Look, here's the thing: Romance and comedy are two genres of storytelling that rely more than most any other (except maybe for horror) on pure, visceral, biological response. Something either makes you laugh, or it doesn't. The two characters that we're meant to root for and vicariously experience the thrilling joys of romance with either have “the stuff” that you crave, or they don't. I'm not going to sit here and act like A Condition Called Love commits any unforgivable writing or animation sins, here. Hananoi is a dweeb and Hotaru is a wallflower that would barely pass muster for a featured extra if she weren't the actual main character of this story, but plenty of rom-coms have bet everything on the same archetypes and won big. Hananoi is not the first over-eager and naïve boy who will try way too hard to change himself for the girl he likes, and Hotaru will not be the last time we find ourselves following a heroine who considers it a reality-altering moment of character development to raise her voice to above “library quiet” levels to chastise said dweeb.

Unfortunately for A Condition Called Love, I just couldn't be bothered to care one bit. These kids are completely lacking in chemistry and charm, nor are they the kinds of beautiful disasters that can make watching romantic trainwrecks kind of fun despite the cringe of it all. Rather, they are ordinarily uninteresting couples that make up the vast majority of the human race. Think about it: How much fun would you have if I just plopped you right into the middle of a high school cafeteria and forced you to watch some of the most awkward-yet-somehow-deeply-boring interactions that two teenagers could have? You don't even have to think about it that hard, because I do that for a living in the real world, and let me tell you, it's no fun at all. It's certainly not how I want to spend my free time. I wish them the best in their relational endeavors, but I'll be cheering them on in spirit, from very far away, while I watch better anime.

Rebecca Silverman

I recognize that my opinions about the source manga for this series are unpopular. Recently, I attempted to reread it, hoping that maybe I was just in a bad mood or having a particularly vicious high school flashback when I first read it during its digital-first release. I was forced to conclude that I was not and that I find Hananoi-kun unbearably creepy, a walking red flag in human form. His first lines about how he believes that love can only be felt for your soulmate already tell me that he's got some very unhealthy ideas about and expectations for his relationships. How he immediately begins trying to tailor himself to suit her preferences (or what he perceives to be her preferences) is deeply unsettling. He feels one step removed from creating a shrine to her in his bedroom, and they've barely known each other for a week.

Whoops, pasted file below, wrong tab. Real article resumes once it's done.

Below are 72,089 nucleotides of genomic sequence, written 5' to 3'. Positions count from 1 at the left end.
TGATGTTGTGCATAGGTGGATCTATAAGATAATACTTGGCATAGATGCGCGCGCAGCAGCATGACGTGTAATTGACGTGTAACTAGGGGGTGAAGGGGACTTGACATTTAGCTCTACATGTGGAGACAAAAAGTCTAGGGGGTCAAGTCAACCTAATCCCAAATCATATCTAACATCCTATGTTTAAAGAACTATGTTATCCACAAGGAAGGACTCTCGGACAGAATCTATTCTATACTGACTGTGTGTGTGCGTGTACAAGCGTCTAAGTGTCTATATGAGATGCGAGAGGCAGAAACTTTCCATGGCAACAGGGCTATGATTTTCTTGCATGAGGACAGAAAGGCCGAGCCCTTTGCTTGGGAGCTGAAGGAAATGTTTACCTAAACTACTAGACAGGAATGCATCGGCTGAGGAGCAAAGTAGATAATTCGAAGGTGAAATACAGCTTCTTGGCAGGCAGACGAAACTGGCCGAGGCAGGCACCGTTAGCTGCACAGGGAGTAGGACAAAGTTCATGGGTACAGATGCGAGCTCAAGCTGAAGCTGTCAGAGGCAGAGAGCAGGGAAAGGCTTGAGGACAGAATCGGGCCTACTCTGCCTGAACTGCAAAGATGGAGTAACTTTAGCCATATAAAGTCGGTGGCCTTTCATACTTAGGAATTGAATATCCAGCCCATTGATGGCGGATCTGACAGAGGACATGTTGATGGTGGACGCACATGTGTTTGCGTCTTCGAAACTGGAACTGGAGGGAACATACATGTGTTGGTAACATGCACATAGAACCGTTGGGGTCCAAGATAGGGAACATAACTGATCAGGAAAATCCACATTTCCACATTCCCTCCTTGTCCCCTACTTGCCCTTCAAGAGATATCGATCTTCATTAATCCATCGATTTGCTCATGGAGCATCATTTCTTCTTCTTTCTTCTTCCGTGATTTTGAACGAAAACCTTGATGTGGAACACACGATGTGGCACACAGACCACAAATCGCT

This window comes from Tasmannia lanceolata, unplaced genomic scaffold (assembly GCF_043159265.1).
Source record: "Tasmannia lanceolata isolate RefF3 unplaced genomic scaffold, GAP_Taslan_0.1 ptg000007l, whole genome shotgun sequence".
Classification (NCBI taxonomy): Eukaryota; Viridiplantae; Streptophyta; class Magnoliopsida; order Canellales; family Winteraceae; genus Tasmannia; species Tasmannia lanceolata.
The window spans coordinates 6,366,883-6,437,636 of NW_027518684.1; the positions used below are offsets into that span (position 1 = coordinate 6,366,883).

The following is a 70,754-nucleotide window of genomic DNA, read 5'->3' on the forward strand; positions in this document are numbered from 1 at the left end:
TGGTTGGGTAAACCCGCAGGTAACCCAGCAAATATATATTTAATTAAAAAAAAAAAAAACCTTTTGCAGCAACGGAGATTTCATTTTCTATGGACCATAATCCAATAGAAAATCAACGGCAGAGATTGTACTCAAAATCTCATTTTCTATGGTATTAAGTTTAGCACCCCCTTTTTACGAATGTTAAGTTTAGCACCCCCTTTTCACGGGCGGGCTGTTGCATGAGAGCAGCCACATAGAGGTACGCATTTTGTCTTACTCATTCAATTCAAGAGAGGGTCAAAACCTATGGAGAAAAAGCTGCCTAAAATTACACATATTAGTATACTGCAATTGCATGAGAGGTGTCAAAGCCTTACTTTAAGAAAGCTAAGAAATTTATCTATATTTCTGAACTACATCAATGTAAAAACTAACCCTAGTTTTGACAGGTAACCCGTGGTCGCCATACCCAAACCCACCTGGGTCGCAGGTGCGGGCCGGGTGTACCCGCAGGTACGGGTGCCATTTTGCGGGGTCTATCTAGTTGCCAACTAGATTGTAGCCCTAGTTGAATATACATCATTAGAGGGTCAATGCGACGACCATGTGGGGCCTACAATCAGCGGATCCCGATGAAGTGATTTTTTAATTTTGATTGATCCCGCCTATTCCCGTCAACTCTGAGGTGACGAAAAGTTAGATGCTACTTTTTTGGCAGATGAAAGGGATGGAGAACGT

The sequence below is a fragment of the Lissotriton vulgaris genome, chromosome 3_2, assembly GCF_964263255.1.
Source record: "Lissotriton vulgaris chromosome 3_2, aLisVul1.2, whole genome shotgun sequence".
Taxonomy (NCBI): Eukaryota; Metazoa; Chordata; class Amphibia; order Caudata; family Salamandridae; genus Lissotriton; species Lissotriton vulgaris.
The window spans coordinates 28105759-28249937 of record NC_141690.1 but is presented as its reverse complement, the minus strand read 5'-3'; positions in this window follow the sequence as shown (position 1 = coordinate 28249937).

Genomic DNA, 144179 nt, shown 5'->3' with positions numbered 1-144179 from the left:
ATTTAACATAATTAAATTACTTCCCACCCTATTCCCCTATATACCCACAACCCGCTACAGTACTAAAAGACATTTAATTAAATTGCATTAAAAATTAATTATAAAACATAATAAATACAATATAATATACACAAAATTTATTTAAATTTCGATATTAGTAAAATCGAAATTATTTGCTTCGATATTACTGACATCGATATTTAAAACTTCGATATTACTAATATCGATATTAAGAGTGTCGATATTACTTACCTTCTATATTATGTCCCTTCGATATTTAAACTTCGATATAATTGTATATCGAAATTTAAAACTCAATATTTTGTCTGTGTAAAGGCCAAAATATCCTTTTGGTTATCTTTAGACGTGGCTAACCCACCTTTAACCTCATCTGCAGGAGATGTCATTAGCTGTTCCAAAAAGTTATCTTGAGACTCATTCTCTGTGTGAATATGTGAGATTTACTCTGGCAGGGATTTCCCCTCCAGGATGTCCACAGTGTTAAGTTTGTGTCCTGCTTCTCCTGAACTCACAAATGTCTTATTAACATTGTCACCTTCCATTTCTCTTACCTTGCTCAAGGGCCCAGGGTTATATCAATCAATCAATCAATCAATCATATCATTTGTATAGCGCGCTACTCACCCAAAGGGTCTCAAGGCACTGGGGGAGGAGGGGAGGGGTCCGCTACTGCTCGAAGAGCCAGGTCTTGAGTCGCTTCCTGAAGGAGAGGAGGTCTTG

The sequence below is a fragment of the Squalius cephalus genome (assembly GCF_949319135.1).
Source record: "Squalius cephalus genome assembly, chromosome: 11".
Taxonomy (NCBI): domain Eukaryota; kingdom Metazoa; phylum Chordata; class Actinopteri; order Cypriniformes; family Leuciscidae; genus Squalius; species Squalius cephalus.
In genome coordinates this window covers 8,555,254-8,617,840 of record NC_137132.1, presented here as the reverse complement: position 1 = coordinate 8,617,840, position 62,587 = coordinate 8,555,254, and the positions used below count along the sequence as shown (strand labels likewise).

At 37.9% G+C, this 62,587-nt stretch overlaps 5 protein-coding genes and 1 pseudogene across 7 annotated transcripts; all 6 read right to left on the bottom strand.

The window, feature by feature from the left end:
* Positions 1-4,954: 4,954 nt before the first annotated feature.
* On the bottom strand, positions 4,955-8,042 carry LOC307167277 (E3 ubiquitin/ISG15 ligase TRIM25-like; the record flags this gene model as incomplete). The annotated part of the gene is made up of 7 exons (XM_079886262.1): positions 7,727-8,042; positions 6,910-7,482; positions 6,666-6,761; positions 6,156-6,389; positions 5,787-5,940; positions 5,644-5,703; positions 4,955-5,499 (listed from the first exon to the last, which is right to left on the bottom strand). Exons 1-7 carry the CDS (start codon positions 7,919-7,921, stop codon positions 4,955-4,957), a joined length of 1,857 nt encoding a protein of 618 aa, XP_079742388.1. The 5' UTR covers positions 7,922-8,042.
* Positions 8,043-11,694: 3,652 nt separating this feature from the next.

Not that insecurities are uncommon at his age. The episode does a much better job of highlighting Hotaru's in a way I can relate to more easily. She has never been in love, has no interest in being in love, and really can't understand the whole "in love" thing anyway, but her friend Kyo-chan acts like that's somehow the weirdest thing ever. Although she doesn't mean to, she makes Hotaru feel like maybe there's something wrong with her, or, as she phrases it to Hananoi, that she doesn't have the right to fall in love because she's not willing to devote herself solely to her boyfriend or to change her appearance for him. Hananoi, to his credit, believes that she can fall in love (and has the right to), but that's tempered at least a little by his dedication to devote himself solely to her and changing his appearance for her. He eventually gets the message that he might be doing just a little too much in his dogged attempts to ignore her initial refusal to go out with him, but by that point, it feels like too little, too late.